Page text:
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A Hidden Gem in Philadelphia’s Old City
Philadelphia is an amazing historic city with so much to explore, but one of the city’s prettiest sights is all but hidden from public view.
Tucked away from the crowds of Independence Hall and the Liberty Bell is Elfreth’s Alley.
Elfreth’s Alley is a tiny cobblestoned street dating back to the 1720s. It’s actually the oldest continuously inhabited street in America! Composed of 32 pristine Federal and Georgian homes, Elfreth’s Alley looks like a street straight out of a storybook.
Elfreth’s Alley got its unique name from Jeremiah Elfreth, a blacksmith who lived on this little street in the 18th century. The alley was home to shipbuilders, silversmiths, glassblowers, and furniture makers.
Over the years, the alley stayed the same despite its changing surroundings. The alley was falling into disrepair until an association was formed in the 1930s to preserve it. Elfreth’s Alley was officially designated a National Historic Landmark in 1966.
The street is only open to pedestrians. It’s bordered by North 2nd Street on one end and North Front Street on the other. Beyond that, a tall wall separates the edge of the Old City from the expressway and Delaware River below.
Elfreth’s Alley Museum House
One of the homes has been converted into a museum showing what a typical house on the street looked like during the 1700s. You can find the Museum House at 124-126 Elfreth’s Alley.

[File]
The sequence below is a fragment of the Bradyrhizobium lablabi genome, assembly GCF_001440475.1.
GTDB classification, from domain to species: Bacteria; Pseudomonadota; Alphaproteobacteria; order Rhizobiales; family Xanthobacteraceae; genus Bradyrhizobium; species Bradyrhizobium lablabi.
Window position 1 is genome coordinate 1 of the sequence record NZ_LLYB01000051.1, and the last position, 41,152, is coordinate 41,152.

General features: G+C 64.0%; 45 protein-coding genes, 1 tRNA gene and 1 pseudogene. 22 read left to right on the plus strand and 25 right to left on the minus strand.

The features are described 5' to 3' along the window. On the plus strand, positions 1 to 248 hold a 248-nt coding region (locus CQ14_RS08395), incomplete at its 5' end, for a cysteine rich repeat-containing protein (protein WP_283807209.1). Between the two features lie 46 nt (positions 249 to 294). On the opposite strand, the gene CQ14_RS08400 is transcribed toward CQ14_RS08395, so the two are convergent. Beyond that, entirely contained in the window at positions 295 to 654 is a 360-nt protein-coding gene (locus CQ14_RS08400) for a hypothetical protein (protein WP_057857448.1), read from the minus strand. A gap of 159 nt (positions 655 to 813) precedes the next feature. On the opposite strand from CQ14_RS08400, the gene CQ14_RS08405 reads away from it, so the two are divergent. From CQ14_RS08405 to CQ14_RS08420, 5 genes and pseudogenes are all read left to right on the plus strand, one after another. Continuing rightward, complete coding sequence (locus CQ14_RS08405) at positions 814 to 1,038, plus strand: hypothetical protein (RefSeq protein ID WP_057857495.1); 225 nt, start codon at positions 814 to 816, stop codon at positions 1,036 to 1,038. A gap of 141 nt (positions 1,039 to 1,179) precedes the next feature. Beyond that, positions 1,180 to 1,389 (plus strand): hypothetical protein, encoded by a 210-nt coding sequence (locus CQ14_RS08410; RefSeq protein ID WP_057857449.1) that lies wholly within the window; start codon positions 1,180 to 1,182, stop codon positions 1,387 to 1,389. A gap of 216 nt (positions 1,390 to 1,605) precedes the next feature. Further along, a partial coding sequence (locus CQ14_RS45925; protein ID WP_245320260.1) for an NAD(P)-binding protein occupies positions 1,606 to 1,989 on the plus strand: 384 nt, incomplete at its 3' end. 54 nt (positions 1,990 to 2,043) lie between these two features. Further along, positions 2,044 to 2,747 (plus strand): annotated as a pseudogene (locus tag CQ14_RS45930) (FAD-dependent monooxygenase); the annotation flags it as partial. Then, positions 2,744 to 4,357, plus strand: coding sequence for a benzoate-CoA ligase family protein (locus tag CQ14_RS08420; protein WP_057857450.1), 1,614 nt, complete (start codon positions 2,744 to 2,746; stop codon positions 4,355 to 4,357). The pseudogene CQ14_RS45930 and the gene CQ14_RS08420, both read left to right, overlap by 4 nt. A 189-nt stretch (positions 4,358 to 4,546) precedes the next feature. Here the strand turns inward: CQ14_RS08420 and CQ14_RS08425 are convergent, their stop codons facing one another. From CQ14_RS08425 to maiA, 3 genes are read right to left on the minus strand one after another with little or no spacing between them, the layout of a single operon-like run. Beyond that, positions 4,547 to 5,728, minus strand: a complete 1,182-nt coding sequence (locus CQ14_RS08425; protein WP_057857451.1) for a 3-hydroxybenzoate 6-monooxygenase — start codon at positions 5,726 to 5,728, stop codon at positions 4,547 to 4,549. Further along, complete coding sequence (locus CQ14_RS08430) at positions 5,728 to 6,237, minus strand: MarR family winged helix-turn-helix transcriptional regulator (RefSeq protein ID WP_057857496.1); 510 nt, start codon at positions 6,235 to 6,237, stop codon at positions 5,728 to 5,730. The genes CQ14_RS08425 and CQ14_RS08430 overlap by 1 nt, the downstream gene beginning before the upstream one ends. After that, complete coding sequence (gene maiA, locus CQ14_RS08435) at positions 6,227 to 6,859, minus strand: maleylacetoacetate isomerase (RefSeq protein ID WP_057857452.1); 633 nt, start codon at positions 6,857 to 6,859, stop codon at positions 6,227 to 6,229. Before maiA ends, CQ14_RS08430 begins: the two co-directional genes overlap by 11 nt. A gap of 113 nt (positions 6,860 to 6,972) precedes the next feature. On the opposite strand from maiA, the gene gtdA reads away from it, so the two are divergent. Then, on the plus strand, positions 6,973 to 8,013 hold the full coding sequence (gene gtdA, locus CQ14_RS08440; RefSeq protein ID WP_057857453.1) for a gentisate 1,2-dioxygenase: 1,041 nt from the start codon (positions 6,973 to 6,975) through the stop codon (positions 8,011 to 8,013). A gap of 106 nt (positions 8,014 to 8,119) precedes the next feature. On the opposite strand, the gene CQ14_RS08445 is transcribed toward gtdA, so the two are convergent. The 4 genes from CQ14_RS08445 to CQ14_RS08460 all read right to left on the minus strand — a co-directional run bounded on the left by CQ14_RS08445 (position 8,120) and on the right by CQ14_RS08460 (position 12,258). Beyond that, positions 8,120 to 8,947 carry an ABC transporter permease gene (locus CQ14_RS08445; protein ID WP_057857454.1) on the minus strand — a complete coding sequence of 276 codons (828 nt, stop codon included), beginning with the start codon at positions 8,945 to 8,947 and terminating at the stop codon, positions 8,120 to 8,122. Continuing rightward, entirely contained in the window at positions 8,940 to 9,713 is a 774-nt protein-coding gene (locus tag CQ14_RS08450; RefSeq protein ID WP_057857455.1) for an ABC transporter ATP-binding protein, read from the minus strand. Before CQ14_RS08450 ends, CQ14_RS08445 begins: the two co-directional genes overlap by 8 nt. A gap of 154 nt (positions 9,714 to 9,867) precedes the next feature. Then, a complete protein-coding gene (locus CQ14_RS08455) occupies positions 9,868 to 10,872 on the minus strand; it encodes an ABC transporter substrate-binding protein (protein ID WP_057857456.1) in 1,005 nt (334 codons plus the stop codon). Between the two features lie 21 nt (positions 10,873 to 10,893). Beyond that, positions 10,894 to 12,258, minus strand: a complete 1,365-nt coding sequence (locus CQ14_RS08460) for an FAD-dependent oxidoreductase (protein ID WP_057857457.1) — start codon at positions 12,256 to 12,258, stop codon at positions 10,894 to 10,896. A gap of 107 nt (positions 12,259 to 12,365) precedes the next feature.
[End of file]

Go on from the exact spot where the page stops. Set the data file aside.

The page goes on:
Here’s some important info about the museum:
- Hours: Friday through Sunday from 12 PM to 5 PM
- Tickets: $3 for adults, $2 for children (sold at door)
- Guided Tours: Available on Fridays at 1 PM and Saturdays and Sundays at 1 PM and 3 PM. $8 for adults and $2 for children. Can be purchased at the museum or reserved in advance.
- Website: Purchase guided tour tickets online here.
During my visit to Elfreth’s Alley, we stopped in at the museum which was well worth it! It really gives you a sense of how residents of the the alley lived during colonial times.
Afterwards, a current resident of the street noticed us roaming around and invited us into her lovely home. The residents of Elfreth’s Alley are extremely proud of their community and it really shows.
If you would like to see the inside of other Elfreth’s Alley homes, make sure to visit in December for Deck the Alley when alley residents open up their homes for holiday tours!
Elfreth’s Alley had me dreaming of what it would be like to live in one of these quaint historic homes. If you’re in Philadelphia, make sure to stop by and see this charming little alley for yourself!
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